Advertise - Print Edition

Brandeis University's Community Newspaper — Waltham, Mass.

Why so Mad, Huffington Post?

Published: April 5, 2012
Section: Opinions

The Huffington Post recently published a list of schools that lack free speech, even though the online newspaper claims to uphold the opposite stance. The rankings from Foundation for Individual Rights in Education (FIRE) do not include schools that deliberately tell you certain freedoms of speech will be restricted. In these cases, you can’t complain because you know the restrictions. How did Brandeis, however, manage to make it on the list?

In 2007, Brandeis accused Professor Donald Hindley (POL) of using a racist slang term in one of his classes. The university decided that he was guilty of racial harassment and discrimination and began to have an administrator monitor his classes.

Why does it matter? Brandeis never gave him a formal hearing or a written document setting out his charges, according to FIRE. The university never gave him the chance to explain his side of the story or give any context to the situation.

This is, by its very virtue, similar to when younger children begin to learn about curses and thus ways to use them without getting in trouble. “Hell,” given that is it a religious location or idea, is often exploited. When a young child first uses the word “hell,” his parent or guardian will naturally chastise him for using poor language. When this child learns that hell actually has multiple uses and meanings, he will use the word constantly, but then defend himself by saying it is just a place and not a curse.

Where do the differences lie between our “racist” professor and a bit of my childhood? First, Hindley was not attempting to aggravate any administrators for attention or annoyance; he was teaching the material of his course. Sometimes words with negative connotations must be used. Few of us could fully understand the most egregious injustices and horrors of history without hearing offensive words that accurately depict the environment of the era.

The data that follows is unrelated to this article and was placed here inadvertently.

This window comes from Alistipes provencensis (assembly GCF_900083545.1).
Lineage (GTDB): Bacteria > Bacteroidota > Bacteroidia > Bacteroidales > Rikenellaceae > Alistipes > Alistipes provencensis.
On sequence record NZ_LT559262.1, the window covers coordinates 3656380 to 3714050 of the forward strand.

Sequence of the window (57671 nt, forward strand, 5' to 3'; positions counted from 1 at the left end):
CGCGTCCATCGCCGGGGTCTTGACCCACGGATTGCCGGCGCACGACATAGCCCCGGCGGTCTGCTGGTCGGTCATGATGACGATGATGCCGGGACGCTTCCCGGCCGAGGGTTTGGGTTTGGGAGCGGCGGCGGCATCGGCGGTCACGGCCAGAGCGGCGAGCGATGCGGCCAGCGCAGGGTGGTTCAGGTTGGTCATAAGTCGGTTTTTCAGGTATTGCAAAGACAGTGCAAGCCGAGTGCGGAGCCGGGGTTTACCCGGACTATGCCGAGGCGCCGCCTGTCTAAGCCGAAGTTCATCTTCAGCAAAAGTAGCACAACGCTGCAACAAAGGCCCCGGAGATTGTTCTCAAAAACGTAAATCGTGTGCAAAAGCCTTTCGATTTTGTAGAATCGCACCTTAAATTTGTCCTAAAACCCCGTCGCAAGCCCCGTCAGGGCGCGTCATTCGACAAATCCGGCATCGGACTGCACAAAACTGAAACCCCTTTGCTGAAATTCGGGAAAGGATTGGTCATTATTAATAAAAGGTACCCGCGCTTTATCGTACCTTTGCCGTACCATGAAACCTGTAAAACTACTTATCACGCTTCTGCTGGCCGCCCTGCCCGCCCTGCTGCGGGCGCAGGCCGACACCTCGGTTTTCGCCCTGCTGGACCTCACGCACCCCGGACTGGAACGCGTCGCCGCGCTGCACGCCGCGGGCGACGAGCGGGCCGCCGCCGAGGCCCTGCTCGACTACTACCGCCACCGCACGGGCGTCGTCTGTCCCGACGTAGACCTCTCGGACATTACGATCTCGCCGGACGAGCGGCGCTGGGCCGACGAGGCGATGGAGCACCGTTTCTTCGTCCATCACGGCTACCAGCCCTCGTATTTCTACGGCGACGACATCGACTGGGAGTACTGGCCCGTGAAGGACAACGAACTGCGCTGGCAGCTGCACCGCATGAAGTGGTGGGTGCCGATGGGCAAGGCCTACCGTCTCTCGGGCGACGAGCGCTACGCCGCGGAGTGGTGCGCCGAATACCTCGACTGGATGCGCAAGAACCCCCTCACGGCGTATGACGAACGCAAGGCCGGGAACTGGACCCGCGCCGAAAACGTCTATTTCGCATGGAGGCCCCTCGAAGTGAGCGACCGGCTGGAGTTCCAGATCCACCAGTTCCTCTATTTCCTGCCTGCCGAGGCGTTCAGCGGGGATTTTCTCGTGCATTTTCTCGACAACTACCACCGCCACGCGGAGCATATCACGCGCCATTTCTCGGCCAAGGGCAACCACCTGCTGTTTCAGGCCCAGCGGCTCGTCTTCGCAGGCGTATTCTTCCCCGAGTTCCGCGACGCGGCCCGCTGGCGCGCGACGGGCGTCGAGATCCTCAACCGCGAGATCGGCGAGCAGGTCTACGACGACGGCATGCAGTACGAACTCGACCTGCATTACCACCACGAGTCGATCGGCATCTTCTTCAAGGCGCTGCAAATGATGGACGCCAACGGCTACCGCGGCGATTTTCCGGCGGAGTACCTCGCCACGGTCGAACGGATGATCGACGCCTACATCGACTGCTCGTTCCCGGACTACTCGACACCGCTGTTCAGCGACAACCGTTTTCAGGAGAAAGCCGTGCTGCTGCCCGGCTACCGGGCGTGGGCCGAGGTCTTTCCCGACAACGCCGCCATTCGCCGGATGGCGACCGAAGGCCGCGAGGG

In an academic circumstance, censorship only hurts those who are learning the material. Sheltering us will not help us learn.

Many Brandeis community members have seen the university’s process for dealing with delinquents, whether it is being written up for a small or a serious issue. The process is well-constructed and focuses on having the student understand why they committed their specific action. It focuses on how to prevent it from happening again in the future. The process is constructive. What was given to Hindley regarding why all of these charges and monitoring began? Nothing. No documentation, no explanation. And that is the sad.

We are a university that sanctifies social justice—the idea that you can be the change you want to see if you put in the effort and passion. Both staff and students alike disagreed with the treatment of Hindley, according to The Post. They would like some explanation that free speech will not be restricted in the future—an affirmation of our commitment to foster academic and intellectual growth. Yet five years later, nothing has happened.

Social Justice? It sounds like we need to change a few mottos or acknowledge why we’re wrong.